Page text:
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Richmond has a long, varied history that spans nearly four centuries, but many of the turning points its past are tied to the city’s prominent roles in the two major domestic conflicts in American history—the Revolutionary War and the Civil War.
It was from the lectern of Richmond’s
St. John’s Church
(Virginia’s oldest, still standing and open to tourists in the aptly-named Church Hill district) that Patrick Henry delivered the celebrated charge “Give me liberty or give me death” in 1775. Shortly after in 1780, Richmond replaced Williamsburg as Virginia’s capital, only to be set alight by the British and Benedict Arnold in 1781.
The city recovered, rebuilt and continued to develop into one of the South’s most important commercial and political centers. One of the darker chapters of the city’s history, the period between the wars also saw Richmond become one of major centers of the American slave trade. With the outbreak of the Civil War in 1861, Richmond was designated the capital of the Confederacy, and remained the seat of Jefferson Davis’ government until its capture by Union troops in the spring of 1865.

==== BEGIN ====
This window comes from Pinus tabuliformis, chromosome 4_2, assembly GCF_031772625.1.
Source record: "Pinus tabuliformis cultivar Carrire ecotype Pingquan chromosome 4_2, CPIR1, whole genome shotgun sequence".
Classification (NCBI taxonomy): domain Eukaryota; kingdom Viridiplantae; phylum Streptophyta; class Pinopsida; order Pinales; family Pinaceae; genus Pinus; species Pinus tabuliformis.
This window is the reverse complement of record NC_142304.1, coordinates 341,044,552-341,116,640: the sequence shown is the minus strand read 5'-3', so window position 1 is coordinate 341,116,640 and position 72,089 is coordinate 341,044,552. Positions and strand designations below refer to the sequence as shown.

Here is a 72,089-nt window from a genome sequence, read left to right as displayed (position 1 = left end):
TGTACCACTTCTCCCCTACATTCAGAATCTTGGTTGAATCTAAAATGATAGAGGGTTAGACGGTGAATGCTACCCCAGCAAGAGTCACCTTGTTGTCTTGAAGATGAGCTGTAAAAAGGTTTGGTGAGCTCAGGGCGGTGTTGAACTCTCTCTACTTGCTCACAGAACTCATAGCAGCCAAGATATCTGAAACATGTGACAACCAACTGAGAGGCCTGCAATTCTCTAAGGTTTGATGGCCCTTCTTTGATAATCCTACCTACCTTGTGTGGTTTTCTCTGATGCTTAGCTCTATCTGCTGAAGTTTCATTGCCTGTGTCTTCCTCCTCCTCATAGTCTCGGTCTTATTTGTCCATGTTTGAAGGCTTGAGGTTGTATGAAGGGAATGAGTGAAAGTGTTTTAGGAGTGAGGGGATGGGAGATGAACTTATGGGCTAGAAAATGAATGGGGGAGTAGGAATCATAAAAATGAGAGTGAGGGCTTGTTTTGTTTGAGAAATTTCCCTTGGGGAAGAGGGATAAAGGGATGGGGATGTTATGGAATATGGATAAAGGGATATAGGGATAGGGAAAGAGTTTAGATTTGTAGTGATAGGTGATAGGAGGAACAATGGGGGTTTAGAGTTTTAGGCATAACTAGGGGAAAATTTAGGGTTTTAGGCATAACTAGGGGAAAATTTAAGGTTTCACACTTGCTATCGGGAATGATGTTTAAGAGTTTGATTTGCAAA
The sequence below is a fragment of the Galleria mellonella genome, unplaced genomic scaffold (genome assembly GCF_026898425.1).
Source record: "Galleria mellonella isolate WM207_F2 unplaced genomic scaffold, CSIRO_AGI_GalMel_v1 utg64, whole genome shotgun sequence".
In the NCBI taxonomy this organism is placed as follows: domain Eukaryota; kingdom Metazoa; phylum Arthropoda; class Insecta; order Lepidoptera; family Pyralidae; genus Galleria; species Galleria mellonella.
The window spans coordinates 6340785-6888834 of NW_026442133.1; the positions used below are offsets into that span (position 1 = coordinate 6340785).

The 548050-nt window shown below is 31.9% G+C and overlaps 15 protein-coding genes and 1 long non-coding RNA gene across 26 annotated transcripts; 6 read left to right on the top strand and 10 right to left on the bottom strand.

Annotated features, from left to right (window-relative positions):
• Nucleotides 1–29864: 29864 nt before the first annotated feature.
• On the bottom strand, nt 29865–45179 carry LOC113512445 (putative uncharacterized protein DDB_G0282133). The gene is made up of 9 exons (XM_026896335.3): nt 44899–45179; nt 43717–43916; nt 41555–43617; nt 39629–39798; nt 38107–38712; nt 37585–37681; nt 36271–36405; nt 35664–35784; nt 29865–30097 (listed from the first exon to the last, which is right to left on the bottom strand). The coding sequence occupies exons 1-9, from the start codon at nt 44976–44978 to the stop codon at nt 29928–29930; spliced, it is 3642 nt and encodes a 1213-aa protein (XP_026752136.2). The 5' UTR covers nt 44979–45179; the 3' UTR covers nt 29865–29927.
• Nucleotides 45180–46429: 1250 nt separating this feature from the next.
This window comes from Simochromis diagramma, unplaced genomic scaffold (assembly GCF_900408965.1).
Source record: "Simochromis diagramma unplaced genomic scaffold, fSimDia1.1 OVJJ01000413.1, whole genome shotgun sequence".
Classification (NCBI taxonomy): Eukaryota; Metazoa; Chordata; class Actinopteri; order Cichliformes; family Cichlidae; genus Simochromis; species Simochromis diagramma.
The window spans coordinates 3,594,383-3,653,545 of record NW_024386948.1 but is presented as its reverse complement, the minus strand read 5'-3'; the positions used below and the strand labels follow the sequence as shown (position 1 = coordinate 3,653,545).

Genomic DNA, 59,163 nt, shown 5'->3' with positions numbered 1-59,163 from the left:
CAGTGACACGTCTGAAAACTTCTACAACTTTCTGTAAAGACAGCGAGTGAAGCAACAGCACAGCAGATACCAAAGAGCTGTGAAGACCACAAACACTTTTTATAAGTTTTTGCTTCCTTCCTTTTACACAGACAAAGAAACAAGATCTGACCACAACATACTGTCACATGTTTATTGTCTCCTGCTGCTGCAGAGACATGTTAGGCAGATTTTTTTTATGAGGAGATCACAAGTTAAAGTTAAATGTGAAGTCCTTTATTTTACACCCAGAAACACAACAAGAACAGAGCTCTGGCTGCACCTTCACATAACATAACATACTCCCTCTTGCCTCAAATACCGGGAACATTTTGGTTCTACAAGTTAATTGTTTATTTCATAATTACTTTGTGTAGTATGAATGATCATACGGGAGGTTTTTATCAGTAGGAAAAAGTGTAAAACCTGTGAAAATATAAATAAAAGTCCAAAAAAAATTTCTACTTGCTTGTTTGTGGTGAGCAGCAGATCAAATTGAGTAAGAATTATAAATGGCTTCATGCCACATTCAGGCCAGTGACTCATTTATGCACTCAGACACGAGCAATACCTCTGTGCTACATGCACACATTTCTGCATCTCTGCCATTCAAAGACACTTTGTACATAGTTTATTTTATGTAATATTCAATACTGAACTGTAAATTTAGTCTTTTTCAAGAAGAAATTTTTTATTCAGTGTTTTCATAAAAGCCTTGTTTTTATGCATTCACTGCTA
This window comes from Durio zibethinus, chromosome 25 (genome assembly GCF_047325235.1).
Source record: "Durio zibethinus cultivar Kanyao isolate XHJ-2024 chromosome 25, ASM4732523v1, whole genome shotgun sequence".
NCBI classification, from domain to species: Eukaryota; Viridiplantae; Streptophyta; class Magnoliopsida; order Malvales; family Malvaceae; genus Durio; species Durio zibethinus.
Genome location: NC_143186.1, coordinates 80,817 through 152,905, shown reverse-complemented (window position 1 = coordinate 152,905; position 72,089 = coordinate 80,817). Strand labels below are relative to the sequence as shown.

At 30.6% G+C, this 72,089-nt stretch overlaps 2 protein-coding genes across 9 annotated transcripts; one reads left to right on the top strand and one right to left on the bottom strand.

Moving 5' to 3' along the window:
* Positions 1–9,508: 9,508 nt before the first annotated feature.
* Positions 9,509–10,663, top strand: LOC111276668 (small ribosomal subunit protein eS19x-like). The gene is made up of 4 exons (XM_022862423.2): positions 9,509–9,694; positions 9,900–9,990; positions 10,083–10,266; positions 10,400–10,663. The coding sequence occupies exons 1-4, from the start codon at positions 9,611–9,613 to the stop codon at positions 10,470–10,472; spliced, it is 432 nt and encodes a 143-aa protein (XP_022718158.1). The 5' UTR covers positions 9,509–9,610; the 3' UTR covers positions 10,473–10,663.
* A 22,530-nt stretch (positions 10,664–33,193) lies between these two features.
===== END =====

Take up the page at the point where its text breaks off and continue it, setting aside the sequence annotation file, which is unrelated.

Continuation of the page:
As with most American cities, the 20th century brought expansion for Richmond. By the dawn of the new millennium, greater Richmond found itself with a population pushing 1.1 million, a modern, bustling downtown and a reinvigorated riverfront—a reworking of the nation’s oldest canal system into a tourist destination with restaurants, hotels and shops. Still, the city has not lost sight of its past, instead seeking to preserve it in institutions the
Civil War Visitor Center
in the old Tredegar Iron Works, the Black History Museum and Cultural Center, and the famed series of statues on Monument Avenue.